A station employee called police, and the guards and employees tried to get the swimmers and a taxi driver to stay until authorities arrived, some even offering to help interpret between English and Portuguese, Veloso said. But he said the athletes wanted to leave, so they paid 100 Brazilian reals (about US $33) and $20 in U.S. currency and left.
Police said the swimmers were unable to provide key details in early interviews, saying they had been intoxicated. The police official said officers grew suspicious when video showed the swimmers returning to the athletes village wearing watches, which would have likely been taken in a robbery.
Bentz and Conger told police that they felt Lochte had lied about the situation in media interviews, according to text of the statements released by Rio police.
"We got pulled over, in the taxi, and these guys came out with a badge, a police badge, no lights, no nothing just a police badge and they pulled us over," Lochte told NBC's "Today" the morning after the incident. "They pulled out their guns, they told the other swimmers to get down on the ground - they got down on the ground. I refused, I was like we didn't do anything wrong, so - I'm not getting down on the ground.
"And then the guy pulled out his gun, he cocked it, put it to my forehead and he said, 'Get down,' and I put my hands up, I was like 'whatever.' He took our money, he took my wallet - he left my cellphone, he left my credentials."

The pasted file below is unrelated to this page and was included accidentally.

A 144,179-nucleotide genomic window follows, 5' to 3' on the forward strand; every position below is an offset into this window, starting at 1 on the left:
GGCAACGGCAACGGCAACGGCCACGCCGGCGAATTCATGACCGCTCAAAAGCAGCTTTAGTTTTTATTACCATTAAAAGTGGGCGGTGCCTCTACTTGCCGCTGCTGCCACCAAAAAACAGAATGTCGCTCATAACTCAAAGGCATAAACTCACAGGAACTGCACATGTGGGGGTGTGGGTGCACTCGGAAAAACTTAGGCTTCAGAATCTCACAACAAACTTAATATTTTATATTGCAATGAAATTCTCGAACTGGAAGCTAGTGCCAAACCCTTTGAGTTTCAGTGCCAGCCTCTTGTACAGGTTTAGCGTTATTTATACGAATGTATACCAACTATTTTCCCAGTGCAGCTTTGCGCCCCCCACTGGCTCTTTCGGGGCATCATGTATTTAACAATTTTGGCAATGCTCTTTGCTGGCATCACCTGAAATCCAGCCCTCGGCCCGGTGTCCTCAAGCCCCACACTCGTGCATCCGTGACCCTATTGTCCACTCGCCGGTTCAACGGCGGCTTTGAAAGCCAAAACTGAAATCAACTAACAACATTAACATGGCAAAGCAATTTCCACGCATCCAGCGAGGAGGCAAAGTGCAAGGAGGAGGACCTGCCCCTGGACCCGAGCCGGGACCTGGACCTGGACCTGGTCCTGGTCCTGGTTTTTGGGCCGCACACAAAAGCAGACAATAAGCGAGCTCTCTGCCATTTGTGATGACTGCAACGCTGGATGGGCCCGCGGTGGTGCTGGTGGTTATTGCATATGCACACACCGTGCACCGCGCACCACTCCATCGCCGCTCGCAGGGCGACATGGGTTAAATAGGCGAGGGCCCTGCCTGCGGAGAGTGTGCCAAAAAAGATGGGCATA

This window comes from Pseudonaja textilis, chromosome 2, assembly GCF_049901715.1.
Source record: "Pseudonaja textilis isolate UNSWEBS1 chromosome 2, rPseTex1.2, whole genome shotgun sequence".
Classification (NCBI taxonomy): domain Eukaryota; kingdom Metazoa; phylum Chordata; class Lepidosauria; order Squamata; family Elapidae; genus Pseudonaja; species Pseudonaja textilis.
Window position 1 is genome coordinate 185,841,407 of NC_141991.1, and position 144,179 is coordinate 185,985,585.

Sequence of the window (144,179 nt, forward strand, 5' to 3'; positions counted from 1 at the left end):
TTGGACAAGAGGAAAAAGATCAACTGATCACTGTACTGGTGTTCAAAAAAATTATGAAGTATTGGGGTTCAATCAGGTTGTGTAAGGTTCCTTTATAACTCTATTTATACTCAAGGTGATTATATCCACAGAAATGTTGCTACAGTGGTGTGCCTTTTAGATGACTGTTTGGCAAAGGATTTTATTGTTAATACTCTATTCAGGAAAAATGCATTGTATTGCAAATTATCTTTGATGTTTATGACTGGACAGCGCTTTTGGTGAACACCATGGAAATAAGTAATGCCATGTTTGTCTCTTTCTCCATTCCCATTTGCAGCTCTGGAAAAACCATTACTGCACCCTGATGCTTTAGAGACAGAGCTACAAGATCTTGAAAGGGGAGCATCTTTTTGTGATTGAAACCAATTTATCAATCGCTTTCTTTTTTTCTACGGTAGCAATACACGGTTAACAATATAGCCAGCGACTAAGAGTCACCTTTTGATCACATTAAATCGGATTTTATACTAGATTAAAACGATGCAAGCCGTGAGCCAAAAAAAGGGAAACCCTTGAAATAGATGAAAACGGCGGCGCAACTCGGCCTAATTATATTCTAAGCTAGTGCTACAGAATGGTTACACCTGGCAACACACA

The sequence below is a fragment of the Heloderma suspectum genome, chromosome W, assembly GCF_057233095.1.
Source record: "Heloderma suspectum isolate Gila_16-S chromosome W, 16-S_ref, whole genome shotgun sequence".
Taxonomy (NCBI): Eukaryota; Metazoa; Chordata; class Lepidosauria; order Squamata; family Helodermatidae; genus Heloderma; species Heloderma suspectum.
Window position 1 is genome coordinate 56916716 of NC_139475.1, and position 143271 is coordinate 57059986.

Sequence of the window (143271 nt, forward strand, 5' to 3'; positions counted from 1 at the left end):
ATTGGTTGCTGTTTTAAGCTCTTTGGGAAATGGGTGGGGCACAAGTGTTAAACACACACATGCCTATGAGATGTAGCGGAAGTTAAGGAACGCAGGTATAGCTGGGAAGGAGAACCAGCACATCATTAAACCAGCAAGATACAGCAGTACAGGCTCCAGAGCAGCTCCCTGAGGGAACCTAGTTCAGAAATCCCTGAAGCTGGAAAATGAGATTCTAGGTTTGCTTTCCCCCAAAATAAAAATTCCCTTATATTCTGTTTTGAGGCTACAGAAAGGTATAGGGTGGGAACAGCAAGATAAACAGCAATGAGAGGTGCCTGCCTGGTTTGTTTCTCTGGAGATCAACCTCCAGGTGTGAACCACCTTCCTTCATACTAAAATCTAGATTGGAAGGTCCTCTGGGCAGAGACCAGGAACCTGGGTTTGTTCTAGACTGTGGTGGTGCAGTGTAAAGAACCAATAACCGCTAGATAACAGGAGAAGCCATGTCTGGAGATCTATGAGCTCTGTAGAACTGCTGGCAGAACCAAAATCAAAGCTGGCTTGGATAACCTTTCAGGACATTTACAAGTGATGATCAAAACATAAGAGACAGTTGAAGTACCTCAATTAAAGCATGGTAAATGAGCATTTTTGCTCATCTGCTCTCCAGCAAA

The debacle prompted both wild speculation and social media mockery, which quickly turned to scorn after the official account went public.
David Fleischer, a political scientist at the University of Brasilia, said the incident touched a nerve in Brazil because of the country's history.
Onlookers shouted "liars" and "shameful" at Bentz and Conger as they left a police station Thursday where they gave statements.
While he's medaled often, Lochte's accomplishments have long been overshadowed by teammate Michael Phelps - the most decorated Olympian in history. Lochte won a gold in Rio in a relay race alongside Phelps.
Lochte and the other swimmers could face sanctions from USA Swimming, including fines or suspension. The group, as well as Olympic officials, publicly expressed disappointment and said they would further examine the matter.
"We apologize to our hosts in Rio and the people of Brazil for this distracting ordeal in the midst of what should rightly be a celebration of excellence," the U.S. Olympic Committee said.
Lochte has said he plans to take an extended break after Rio, and relocate to Los Angeles. Swimming's biggest meet next year is the world championships in Budapest, Hungary.
Copyright 2016 The Associated Press.